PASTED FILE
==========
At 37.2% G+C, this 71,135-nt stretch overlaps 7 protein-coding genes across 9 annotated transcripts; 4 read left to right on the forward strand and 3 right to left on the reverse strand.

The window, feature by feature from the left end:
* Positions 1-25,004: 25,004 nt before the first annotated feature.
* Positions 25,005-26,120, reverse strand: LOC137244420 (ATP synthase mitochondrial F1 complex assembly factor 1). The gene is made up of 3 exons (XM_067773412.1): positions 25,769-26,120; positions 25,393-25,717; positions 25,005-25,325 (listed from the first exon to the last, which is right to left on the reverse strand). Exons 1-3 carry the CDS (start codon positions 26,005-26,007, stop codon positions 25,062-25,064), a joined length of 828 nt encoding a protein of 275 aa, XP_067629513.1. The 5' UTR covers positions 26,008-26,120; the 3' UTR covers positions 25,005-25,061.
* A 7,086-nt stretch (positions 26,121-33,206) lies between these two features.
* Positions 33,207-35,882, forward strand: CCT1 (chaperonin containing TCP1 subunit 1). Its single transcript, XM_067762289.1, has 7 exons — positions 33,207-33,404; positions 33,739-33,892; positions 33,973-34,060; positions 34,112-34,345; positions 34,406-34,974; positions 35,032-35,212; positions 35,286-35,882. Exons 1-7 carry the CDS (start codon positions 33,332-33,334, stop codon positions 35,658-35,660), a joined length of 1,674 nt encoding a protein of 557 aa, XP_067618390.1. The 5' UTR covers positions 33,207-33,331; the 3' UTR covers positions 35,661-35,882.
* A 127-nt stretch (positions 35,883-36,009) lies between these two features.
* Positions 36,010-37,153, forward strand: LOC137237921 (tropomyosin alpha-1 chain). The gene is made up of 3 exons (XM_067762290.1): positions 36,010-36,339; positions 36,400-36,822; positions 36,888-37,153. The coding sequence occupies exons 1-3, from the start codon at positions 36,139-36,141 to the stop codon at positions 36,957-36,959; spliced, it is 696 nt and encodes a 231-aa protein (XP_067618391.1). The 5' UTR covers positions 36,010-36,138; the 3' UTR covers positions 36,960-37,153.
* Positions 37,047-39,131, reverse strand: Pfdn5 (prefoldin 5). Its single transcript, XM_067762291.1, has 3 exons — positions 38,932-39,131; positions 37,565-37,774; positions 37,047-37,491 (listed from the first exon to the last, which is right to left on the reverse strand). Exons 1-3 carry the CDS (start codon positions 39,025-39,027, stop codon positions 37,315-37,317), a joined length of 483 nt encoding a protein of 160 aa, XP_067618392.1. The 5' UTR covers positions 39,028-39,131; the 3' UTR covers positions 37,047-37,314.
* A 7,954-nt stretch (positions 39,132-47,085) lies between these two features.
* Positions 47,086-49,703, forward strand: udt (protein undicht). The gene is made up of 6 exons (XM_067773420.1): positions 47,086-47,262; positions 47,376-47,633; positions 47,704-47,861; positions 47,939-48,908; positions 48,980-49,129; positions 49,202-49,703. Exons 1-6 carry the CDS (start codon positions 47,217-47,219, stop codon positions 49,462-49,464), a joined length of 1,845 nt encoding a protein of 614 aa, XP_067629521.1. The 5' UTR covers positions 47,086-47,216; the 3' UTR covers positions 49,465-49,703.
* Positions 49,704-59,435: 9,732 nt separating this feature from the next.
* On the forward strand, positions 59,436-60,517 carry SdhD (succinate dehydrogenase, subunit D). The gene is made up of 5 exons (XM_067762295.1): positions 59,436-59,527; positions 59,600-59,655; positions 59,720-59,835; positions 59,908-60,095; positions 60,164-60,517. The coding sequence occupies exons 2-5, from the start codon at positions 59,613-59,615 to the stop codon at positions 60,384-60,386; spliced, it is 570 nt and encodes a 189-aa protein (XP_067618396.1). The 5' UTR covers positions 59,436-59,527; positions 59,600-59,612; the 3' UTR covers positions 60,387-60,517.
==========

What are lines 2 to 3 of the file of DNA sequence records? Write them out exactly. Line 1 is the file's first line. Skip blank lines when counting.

The window, feature by feature from the left end:
* Positions 1-25,004: 25,004 nt before the first annotated feature.